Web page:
Monday, February 11, 2008

An Example of Loud Mastering

Okay, so you may have read my post called: To Limit or not to Limit. Well, I´m afraid I´m going to have to admit I was slightly wrong in that one. However, it still has some good points about limiting too harshly. Let me explain how I saw the light...

Below is a screen shot of a song I recorded. Take a listen Ain´t no Rock Old.mp3 (This is the same as the one posted in To Limit or not to Limit)

For this song the limiter in JAMin was bypassed. This allows the peaks their maximum amplitude, which is good because no sound quality is lost. The problem is that the track is far quieter than any commercial song. Trust me, this is a big problem - no one is going to take you seriously with a quiet track.

Below is a picture of the same track mastered loudly using the limiter to reduce the higher peaks. Take a listen to this track: Ain´t no Rock New.mp3

So in this track, as you can hear, it is much louder and competes with professional recording volumes. The cost: sound quality... As you can see the peaks have been hard limited to bring the big blob of sound closer to 0 dB. This means, your song can become less punchy. This is because the peaks are mostly from the bass drum and other percussive sounds. However, you regain punch in the fact that it will be played louder.

It´s a real toss-up and mastering professionals will debate this till the cows come home. I will make your decision easier, by saying that if you do not go for the louder mix, your songs are just not going to stand up to professional tracks.

Alrighty, with that all said, how do you get the louder mix using JAMin. This is where I apologise, you MUST use the limiter. Take a look at the screenshot of my limiter setup below.

You can see that I set the boost to the maximum - remember that we are trying to achieve a LOUD mix. Next, and most importantly, the Limit is set to -0.2 dB, this is the value at which the peaks will be cut off (you can play around with this, but only between values of -0.3 dB to 0 dB). I set the Release to round 400 ms, you want quite a long release otherwise the sharp peaks will not be cut. Lastly, we fine tune the limiter by adjusting the Input level. We do this by observing the Output level meter on the right-hand side of the JAMin window. You want your loudest parts of the track (i.e. chorus) to stay between about -2 dB and -0.2 dB, without hearing any distortion in the slightest. Make sure your track does not merely sit on the -0.2 dB mark - this means the limiter input is too high and you are limiting too much!

That´s the gist of it... give it a try and please don´t forget to rate this post.

8 comments:

Jamie said...

Cool Song,

I you wouldn't mind. I am a definitely not a drummer. So for my creative projects I definitely struggle in that aspect. I wouldn't mind seeing your Hydrogen Drum Beat if you have a chance.

Thanks and Keep Writing by All Means!

Brian said...

Hey Jamie,

I'm not at home at the moment so I cannot post my drumbeat yet. I will post it up as soon as possible.

If you are interested, I have written quite a complex Hydrogen Drumbeat for U2's song Sunday Bloody Sunday - here

I also plan to write up a set of basic Hydrogen beats to help non-drummers. Keep checking my blog because it should be coming soon.

Later,
Brian

Michael H said...

I haven't heard a good explanation of what the boost fader does, but I bet it's not a good idea to just crank it all the way, especially if you are going to turn the limiter input down at all. I would suggest playing with the multiband compressor first and limiting if needed afterwords.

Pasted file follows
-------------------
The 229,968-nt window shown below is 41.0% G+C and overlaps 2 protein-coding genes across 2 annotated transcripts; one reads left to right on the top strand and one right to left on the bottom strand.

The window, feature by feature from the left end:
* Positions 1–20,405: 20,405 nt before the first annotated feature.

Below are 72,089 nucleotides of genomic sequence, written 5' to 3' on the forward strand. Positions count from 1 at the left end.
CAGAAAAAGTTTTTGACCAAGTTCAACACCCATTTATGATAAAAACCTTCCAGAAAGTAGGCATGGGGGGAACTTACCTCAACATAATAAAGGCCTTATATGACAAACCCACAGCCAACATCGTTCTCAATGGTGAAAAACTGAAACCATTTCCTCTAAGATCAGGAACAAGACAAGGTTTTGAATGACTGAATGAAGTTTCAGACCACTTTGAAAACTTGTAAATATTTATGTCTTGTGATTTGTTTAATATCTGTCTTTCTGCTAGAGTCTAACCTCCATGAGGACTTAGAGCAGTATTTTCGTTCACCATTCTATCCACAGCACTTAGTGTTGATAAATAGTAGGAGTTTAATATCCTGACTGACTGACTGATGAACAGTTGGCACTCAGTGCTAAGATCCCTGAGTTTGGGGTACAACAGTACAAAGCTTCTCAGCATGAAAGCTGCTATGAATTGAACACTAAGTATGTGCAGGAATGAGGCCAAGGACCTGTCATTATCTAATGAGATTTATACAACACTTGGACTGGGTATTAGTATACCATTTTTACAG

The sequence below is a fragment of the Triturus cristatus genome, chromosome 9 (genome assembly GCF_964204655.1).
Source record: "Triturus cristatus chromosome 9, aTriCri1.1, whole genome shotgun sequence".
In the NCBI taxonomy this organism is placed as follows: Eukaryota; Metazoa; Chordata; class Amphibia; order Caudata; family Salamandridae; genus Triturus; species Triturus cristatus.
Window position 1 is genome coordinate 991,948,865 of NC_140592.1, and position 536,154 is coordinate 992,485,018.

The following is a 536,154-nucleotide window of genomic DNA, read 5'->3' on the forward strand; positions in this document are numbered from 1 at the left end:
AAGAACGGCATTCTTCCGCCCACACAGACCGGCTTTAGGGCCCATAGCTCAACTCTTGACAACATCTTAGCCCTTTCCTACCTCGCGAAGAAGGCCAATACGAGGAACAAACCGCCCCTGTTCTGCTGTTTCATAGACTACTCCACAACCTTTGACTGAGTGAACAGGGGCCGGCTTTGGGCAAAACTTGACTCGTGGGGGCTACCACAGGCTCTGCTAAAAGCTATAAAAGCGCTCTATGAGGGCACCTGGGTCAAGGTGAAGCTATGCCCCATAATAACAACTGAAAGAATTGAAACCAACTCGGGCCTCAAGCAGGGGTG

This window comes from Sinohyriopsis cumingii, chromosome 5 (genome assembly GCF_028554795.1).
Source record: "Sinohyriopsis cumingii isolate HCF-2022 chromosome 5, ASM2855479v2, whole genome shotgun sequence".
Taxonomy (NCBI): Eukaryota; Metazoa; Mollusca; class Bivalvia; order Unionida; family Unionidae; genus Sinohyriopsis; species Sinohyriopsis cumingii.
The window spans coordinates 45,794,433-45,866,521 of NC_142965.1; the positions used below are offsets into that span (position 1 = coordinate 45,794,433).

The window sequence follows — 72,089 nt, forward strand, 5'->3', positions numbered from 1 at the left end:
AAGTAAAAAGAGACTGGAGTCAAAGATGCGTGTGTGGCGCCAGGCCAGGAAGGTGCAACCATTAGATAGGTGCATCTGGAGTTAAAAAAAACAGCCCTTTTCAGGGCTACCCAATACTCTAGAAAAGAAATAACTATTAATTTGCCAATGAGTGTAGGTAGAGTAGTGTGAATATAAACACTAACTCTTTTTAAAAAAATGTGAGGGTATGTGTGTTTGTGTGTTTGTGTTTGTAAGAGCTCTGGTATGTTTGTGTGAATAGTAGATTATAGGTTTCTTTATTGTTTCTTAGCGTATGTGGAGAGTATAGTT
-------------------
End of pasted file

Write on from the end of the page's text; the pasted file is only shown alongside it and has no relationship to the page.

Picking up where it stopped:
Here is a track I did with my father-in-law. It's a christian rockish track that he wrote.

I used NO limiting, just compression on individual tracks and multiband compression in Jamin. I have an average volume of -14dbFS in the loud parts and peaks hitting 0dbFS.

Brian the Lion said...

Hey Michael H,

Thanks for the fantastic feedback. As far as I know, the boost is merely an additional gain stage for the entire JAMin mix. It can be used to crank your mixes up to the desired level.

I definitely agree with you, a compressor would work better for getting a mix to the desired level. I was just being lazy. However, limiting is useful and is used by professionals to eliminate some of those sharp peaks from the drums. The drum peaks are typically the loudest and chopping these can give you a far louder mix which is desired if that's what you're going for. Granted, its losing some sound quality but loudness sells - the loud mastering technique is widely debated but a quiet mix just won't cut it in the real world.

Thanks again for your input,
Brian

Brian the Lion said...

Jamie said: "I you wouldn't mind. I am a definitely not a drummer. So for my creative projects I definitely struggle in that aspect. I wouldn't mind seeing your Hydrogen Drum Beat if you have a chance."

I have written a Hydrogen Drumbeat Template which non-drummers can use to construct drumbeats easily. Check it out here: http://briansbedroom.blogspot.com/2008/07/hydrogen-drumbeat-templates-non.html

Later,
Brian

jonathanku said...

Hey Brian and others... just wondering if you can give a quick summary of how you record the jamin' output normally.

Do you output the Ardour master to Jamin, then record the Jamin output in another Ardour track???

Help appreciated - gradually getting the hang of Ardour and busses/plugins etc. etc. This blog's been a good help.

Brian the Lion said...

Hey Jonathanku,

Thanks for the feedback. I have written a post on how to interface JAMin with Ardour here: http://briansbedroom.blogspot.com/2008/01/interfacing-jamin-with-ardour.html

Hope it helps,
Brian

Brian the Lion said...

Sorry, I stuffed up the link code...Here's a working link:
Intefacing JAMin with Ardour

Later,
Brian